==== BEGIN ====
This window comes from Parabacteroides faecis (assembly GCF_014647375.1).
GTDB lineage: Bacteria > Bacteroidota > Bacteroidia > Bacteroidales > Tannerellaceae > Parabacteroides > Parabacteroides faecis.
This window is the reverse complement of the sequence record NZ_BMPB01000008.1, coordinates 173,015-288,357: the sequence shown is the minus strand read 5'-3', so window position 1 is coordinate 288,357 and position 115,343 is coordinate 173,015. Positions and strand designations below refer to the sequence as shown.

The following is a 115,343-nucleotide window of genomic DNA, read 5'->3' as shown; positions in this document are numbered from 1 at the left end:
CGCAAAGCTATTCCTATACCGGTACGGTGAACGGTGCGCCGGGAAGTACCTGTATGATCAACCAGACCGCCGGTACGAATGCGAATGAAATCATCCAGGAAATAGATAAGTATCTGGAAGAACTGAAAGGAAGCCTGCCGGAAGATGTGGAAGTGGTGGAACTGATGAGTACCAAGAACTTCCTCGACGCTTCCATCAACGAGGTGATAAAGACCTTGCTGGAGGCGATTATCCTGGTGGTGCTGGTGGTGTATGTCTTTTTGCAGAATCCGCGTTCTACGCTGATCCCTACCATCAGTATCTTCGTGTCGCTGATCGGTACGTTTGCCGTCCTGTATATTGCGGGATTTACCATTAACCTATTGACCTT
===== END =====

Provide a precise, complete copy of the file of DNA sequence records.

This window comes from Parabacteroides faecis (assembly GCF_014647375.1).
GTDB lineage: Bacteria > Bacteroidota > Bacteroidia > Bacteroidales > Tannerellaceae > Parabacteroides > Parabacteroides faecis.
This window is the reverse complement of the sequence record NZ_BMPB01000008.1, coordinates 173,015-288,357: the sequence shown is the minus strand read 5'-3', so window position 1 is coordinate 288,357 and position 115,343 is coordinate 173,015. Positions and strand designations below refer to the sequence as shown.

The following is a 115,343-nucleotide window of genomic DNA, read 5'->3' as shown; positions in this document are numbered from 1 at the left end:
CGCAAAGCTATTCCTATACCGGTACGGTGAACGGTGCGCCGGGAAGTACCTGTATGATCAACCAGACCGCCGGTACGAATGCGAATGAAATCATCCAGGAAATAGATAAGTATCTGGAAGAACTGAAAGGAAGCCTGCCGGAAGATGTGGAAGTGGTGGAACTGATGAGTACCAAGAACTTCCTCGACGCTTCCATCAACGAGGTGATAAAGACCTTGCTGGAGGCGATTATCCTGGTGGTGCTGGTGGTGTATGTCTTTTTGCAGAATCCGCGTTCTACGCTGATCCCTACCATCAGTATCTTCGTGTCGCTGATCGGTACGTTTGCCGTCCTGTATATTGCGGGATTTACCATTAACCTATTGACCTT